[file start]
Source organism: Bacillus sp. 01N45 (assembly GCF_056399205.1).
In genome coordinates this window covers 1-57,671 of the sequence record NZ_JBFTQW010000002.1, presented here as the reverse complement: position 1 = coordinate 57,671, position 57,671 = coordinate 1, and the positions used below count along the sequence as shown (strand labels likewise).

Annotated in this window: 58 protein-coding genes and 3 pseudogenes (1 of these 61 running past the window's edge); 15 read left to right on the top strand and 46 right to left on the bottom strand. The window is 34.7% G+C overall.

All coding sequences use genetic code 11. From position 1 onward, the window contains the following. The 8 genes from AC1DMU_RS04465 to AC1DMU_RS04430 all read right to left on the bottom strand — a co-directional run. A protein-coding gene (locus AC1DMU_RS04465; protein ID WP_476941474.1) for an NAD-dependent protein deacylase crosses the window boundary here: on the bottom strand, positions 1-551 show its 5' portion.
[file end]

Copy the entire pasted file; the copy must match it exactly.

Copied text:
Source organism: Bacillus sp. 01N45 (assembly GCF_056399205.1).
In genome coordinates this window covers 1-57,671 of the sequence record NZ_JBFTQW010000002.1, presented here as the reverse complement: position 1 = coordinate 57,671, position 57,671 = coordinate 1, and the positions used below count along the sequence as shown (strand labels likewise).

Annotated in this window: 58 protein-coding genes and 3 pseudogenes (1 of these 61 running past the window's edge); 15 read left to right on the top strand and 46 right to left on the bottom strand. The window is 34.7% G+C overall.

All coding sequences use genetic code 11. From position 1 onward, the window contains the following. The 8 genes from AC1DMU_RS04465 to AC1DMU_RS04430 all read right to left on the bottom strand — a co-directional run. A protein-coding gene (locus AC1DMU_RS04465; protein ID WP_476941474.1) for an NAD-dependent protein deacylase crosses the window boundary here: on the bottom strand, positions 1-551 show its 5' portion.